ellipse(flowerX, flowerY,
        petalSize, petalSize);

If this new line is confusing, that’s okay! Think about each argument being passed into the ellipse function.

  • Remember that flowerX is the horizontal center of the red petal, so flowerX - petalDistance is to the left of the red petal.
  • Similarly, flowerY is the vertical center of the red petal, so flowerY - petalDistance is above the red petal.

The result is another circle in the upper-left corner of the red petal:

two petals

Next, draw the upper-right petal:

// upper-right petal
ellipse(flowerX + petalDistance, flowerY - petalDistance,
        petalSize, petalSize);

This is very similar to the line of code you just added, but it uses flowerX + petalDistance to calculate a position that’s to the right of the red petal.

three petals

Finally, add the two bottom petals.

Try to figure this out on your own before continuing!

Putting it all together, the code looks like this:

size(300, 300);

float flowerX = 150;
float flowerY = 150;
float petalSize = 100;
float petalDistance = petalSize / 2;

background(0, 200, 0);

fill(255, 128, 0);

// upper-left petal
ellipse(flowerX - petalDistance, flowerY - petalDistance,
        petalSize, petalSize);

// upper-right petal
ellipse(flowerX + petalDistance, flowerY - petalDistance,
        petalSize, petalSize);

// lower-left petal
ellipse(flowerX - petalDistance, flowerY + petalDistance,
        petalSize, petalSize);

// lower-right petal
ellipse(flowerX + petalDistance, flowerY + petalDistance,
        petalSize, petalSize);

// center petal
fill(255, 0, 0);
ellipse(flowerX, flowerY,
        petalSize, petalSize);

flower

Code Editor

See the Pen by Happy Coding (@KevinWorkman) on CodePen.

Changing Variables

If you want to change the size and location of the flower, now all you have to do is change the values of the variables!

float flowerX = 100;
float flowerY = 200;
float petalSize = 75;

The rest of the code stays the same, but now the flower is smaller and in a different location.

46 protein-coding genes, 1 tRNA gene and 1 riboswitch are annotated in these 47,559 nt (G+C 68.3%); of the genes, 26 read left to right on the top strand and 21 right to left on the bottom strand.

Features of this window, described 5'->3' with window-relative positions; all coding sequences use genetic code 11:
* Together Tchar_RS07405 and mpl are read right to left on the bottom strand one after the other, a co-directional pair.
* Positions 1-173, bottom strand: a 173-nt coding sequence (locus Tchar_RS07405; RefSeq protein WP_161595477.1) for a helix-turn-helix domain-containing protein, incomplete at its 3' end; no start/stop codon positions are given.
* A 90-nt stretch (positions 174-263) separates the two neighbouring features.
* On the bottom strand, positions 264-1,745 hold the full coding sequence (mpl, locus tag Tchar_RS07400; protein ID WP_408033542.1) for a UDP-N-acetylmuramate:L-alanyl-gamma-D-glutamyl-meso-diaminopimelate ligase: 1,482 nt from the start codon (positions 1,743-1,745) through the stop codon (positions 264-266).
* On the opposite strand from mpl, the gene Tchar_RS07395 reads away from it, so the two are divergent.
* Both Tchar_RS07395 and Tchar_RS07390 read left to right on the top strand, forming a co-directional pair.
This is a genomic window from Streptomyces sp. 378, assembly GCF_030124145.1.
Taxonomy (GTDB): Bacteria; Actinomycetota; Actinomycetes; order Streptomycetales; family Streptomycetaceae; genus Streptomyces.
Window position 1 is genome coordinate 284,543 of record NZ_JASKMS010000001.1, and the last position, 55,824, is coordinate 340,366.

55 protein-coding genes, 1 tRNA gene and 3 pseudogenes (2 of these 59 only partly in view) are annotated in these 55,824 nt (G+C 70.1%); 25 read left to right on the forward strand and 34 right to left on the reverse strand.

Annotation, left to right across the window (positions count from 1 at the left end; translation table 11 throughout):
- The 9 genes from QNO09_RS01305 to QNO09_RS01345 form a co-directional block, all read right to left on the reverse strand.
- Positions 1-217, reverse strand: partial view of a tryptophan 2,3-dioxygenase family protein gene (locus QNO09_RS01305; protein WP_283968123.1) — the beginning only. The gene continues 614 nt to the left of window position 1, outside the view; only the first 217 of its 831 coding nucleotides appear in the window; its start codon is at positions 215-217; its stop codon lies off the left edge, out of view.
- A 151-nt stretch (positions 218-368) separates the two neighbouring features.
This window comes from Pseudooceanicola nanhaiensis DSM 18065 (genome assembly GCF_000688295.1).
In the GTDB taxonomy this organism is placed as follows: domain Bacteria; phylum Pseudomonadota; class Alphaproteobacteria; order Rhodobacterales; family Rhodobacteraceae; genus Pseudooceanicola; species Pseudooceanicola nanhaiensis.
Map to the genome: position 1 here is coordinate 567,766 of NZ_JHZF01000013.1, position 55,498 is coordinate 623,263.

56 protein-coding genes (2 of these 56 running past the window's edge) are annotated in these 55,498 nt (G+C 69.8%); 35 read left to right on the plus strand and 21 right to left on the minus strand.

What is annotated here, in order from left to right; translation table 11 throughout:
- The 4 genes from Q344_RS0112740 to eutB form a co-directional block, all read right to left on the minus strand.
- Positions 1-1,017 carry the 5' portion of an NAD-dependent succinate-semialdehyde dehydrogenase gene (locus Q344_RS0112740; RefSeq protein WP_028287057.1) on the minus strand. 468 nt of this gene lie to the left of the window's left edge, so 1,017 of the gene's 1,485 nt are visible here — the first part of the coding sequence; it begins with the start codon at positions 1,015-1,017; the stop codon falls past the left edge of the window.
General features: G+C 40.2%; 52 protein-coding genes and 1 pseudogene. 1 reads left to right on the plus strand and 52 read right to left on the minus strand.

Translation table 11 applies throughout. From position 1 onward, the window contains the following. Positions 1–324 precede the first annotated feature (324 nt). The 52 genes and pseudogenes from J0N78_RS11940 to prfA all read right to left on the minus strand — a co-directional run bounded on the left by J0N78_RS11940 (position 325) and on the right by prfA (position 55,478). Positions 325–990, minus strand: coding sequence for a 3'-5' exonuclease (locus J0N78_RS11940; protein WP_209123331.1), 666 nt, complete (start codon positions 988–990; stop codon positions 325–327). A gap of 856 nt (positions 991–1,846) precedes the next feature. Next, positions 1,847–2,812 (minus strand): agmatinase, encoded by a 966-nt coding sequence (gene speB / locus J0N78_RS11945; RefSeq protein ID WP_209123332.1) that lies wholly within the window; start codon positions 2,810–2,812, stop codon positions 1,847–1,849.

moved flower

Think about how you would do this without variables. Every time you wanted to change the size of your flower, you would have to change the code on a bunch of different lines! But because you’re using variables, you only have to change it in one place.

You could also combine what you’ve seen so far, and move the flower to the center of the window:

float flowerX = width / 2;
float flowerY = height / 2;

centered flower

Remember: you can use a variable anywhere you can use a value, including when creating another variable!

Random

Now that you know how to create variables, I can introduce you to one of my favorite functions: the random function!

The random function gives you a random value between two parameters. You can read more about it in the reference.

This might not sound very useful, but it allows you to add some variety to your programs instead of the same thing happening every time you run your code. You might use the random function to draw a flower at a random location:

float flowerX = random(0, width);
float flowerY = random(0, height);

Now the flowerX variable will hold a random value between 0 and width, and flowerY will hold a random value between 0 and height. This means the flower will appear in a different location every time you run the program. You could also give the flower a random size, or even random colors!

Code Editor

See the Pen by Happy Coding (@KevinWorkman) on CodePen.

(Hint: To run the sketch again, click the “rerun” button in the lower-right of the editor.)

Variables allow you to “remember” a value so you can reuse it in multiple places. Without variables, using random values would be very difficult!

Your Turn

  • Remember your drawing from the previous tutorial? Instead of basing it off the width and height variables, change it to draw at a location and size that you store in your own variables. Test that your code works with different values for each variable.
  • Make a program that randomizes your drawing. Draw it at a random location, with random sizes and random colors. This is called procedural generation!
  • Make a program that shows the current time. Hint: check the reference for useful functions! Get creative: make the clock change color throughout the day, or show the time in dog years.
  • Make a program that uses variables to calculate something useful for you: how long will you be paying student loans? What percentage of your income goes to rent? What grade do you need to get on your final to get an A in the class?

Comments and Questions

Happy Coding is a community of folks just like you learning about coding.
Do you have a comment or question? Post it here!